Change search
CiteExportLink to record
Permanent link

Direct link
Cite
Citation style
  • apa
  • ieee
  • modern-language-association-8th-edition
  • vancouver
  • Other style
More styles
Language
  • de-DE
  • en-GB
  • en-US
  • fi-FI
  • nn-NO
  • nn-NB
  • sv-SE
  • Other locale
More languages
Output format
  • html
  • text
  • asciidoc
  • rtf
Voltage-dependent calcium channel signaling mediates GABA(A) receptor-induced migratory activation of dendritic cells infected by Toxoplasma gondii
Stockholm University, Faculty of Science, Department of Molecular Biosciences, The Wenner-Gren Institute.
Stockholm University, Faculty of Science, Department of Molecular Biosciences, The Wenner-Gren Institute.
Stockholm University, Faculty of Science, Department of Molecular Biosciences, The Wenner-Gren Institute.
Stockholm University, Faculty of Science, Department of Molecular Biosciences, The Wenner-Gren Institute.
Show others and affiliations
Number of Authors: 82017 (English)In: PLoS Pathogens, ISSN 1553-7366, E-ISSN 1553-7374, Vol. 13, no 12, article id e1006739Article in journal (Refereed) Published
Abstract [en]

The obligate intracellular parasite Toxoplasma gondii exploits cells of the immune system to disseminate. Upon T. gondii-infection,. Upsilon-aminobutyric acid (GABA)/GABAA receptor signaling triggers a hypermigratory phenotype in dendritic cells (DCs) by unknown signal transduction pathways. Here, we demonstrate that calcium (Ca2+) signaling in DCs is indispensable for T. gondii-induced DC hypermotility and transmigration in vitro. We report that activation of GABAA receptors by GABA induces transient Ca2+ entry in DCs. Murine bone marrow-derived DCs preferentially expressed the L-type voltage-dependent Ca2+ channel (VDCC) subtype Cav1.3. Silencing of Cav1.3 by short hairpin RNA or selective pharmacological antagonism of VDCCs abolished the Toxoplasma-induced hypermigratory phenotype. In a mouse model of toxoplasmosis, VDCC inhibition of adoptively transferred Toxoplasma-infected DCs delayed the appearance of cell-associated parasites in the blood circulation and reduced parasite dissemination to target organs. The present data establish that T. gondii-induced hypermigration of DCs requires signaling via VDCCs and that Ca2+ acts as a second messenger to GABAergic signaling via the VDCC Cav1.3. The findings define a novel motility-related signaling axis in DCs and unveil that interneurons and DCs share common GABAergic motogenic pathways. T. gondii employs GABAergic non-canonical pathways to induce host cell migration and facilitate dissemination.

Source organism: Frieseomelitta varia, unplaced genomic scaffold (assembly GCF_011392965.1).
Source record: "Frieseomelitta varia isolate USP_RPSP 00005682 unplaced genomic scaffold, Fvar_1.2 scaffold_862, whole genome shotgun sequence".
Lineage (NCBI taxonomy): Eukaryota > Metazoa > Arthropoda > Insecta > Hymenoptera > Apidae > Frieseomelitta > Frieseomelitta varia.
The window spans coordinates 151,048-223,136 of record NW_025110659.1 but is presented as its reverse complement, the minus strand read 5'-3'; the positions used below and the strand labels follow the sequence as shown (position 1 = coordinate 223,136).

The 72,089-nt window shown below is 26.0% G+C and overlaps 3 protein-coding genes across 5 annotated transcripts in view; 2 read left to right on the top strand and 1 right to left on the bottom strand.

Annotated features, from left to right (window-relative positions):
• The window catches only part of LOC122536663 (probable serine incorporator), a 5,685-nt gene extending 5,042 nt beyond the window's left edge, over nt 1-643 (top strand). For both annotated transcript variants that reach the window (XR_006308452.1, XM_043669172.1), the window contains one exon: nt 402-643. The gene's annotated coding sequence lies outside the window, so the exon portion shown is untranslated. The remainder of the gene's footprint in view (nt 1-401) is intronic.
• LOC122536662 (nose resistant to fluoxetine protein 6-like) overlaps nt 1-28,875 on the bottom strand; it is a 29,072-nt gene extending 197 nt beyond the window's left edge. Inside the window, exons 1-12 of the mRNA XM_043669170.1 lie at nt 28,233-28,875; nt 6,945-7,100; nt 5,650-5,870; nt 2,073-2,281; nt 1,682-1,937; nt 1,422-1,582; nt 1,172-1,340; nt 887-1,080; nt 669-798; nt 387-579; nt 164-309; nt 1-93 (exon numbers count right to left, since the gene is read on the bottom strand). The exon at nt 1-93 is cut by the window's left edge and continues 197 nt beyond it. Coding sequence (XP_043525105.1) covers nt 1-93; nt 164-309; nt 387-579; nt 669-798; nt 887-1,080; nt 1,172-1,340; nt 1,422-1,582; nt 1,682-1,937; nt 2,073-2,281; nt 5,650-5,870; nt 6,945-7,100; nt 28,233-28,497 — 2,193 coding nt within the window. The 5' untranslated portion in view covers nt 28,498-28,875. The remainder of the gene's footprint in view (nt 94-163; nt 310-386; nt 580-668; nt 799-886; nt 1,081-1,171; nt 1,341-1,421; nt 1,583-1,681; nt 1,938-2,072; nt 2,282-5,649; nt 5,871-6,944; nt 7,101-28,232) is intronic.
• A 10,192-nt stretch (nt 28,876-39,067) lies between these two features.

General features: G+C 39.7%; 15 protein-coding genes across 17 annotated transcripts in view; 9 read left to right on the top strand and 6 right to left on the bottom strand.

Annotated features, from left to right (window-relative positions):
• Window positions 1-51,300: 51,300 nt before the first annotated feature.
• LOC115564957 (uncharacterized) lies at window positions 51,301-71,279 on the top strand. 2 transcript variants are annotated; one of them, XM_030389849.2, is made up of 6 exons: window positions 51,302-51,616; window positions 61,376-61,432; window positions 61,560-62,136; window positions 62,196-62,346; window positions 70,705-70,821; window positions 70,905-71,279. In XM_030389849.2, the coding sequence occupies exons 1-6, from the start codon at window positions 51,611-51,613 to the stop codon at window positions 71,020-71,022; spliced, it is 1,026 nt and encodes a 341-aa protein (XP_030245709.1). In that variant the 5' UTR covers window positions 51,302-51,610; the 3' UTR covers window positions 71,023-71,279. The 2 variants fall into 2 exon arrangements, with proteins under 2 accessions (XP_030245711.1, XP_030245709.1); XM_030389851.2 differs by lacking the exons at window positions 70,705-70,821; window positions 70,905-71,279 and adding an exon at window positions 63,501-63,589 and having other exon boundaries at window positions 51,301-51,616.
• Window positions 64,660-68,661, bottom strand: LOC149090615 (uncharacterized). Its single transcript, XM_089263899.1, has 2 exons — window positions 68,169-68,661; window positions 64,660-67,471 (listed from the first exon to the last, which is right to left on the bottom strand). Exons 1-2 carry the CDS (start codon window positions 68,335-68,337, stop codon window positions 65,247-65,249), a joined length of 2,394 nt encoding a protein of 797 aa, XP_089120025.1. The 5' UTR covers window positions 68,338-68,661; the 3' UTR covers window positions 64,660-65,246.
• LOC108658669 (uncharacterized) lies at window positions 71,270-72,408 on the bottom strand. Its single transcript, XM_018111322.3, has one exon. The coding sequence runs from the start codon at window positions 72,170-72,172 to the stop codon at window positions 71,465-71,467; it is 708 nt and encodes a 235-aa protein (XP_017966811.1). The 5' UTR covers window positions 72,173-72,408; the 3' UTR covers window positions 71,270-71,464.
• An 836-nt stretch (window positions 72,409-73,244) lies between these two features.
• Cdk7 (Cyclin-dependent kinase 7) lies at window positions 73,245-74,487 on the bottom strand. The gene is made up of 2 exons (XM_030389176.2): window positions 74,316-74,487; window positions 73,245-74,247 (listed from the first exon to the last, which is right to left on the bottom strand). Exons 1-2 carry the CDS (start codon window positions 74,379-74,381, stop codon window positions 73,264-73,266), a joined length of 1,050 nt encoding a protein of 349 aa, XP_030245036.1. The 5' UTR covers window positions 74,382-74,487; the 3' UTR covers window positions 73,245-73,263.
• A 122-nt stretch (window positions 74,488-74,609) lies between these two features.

Place, publisher, year, edition, pages
2017. Vol. 13, no 12, article id e1006739
National Category
Cell and Molecular Biology Cell Biology
Identifiers
URN: urn:nbn:se:su:diva-152517DOI: 10.1371/journal.ppat.1006739ISI: 000419019800010OAI: oai:DiVA.org:su-152517DiVA, id: diva2:1180920
Available from: 2018-02-07 Created: 2018-02-07 Last updated: 2018-02-07Bibliographically approved

Open Access in DiVA

No full text in DiVA

Other links

Publisher's full text

Search in DiVA

By author/editor
Kanatani, SachieOlafsson, Einar B.Barragan, Antonio
By organisation
Department of Molecular Biosciences, The Wenner-Gren Institute
In the same journal
PLoS Pathogens
Cell and Molecular BiologyCell Biology

Search outside of DiVA

GoogleGoogle Scholar

doi
urn-nbn

Altmetric score

doi
urn-nbn
Total: 2 hits
CiteExportLink to record
Permanent link

Direct link
Cite
Citation style
  • apa
  • ieee
  • modern-language-association-8th-edition
  • vancouver
  • Other style
More styles
Language
  • de-DE
  • en-GB
  • en-US
  • fi-FI
  • nn-NO
  • nn-NB
  • sv-SE
  • Other locale
More languages
Output format
  • html
  • text
  • asciidoc
  • rtf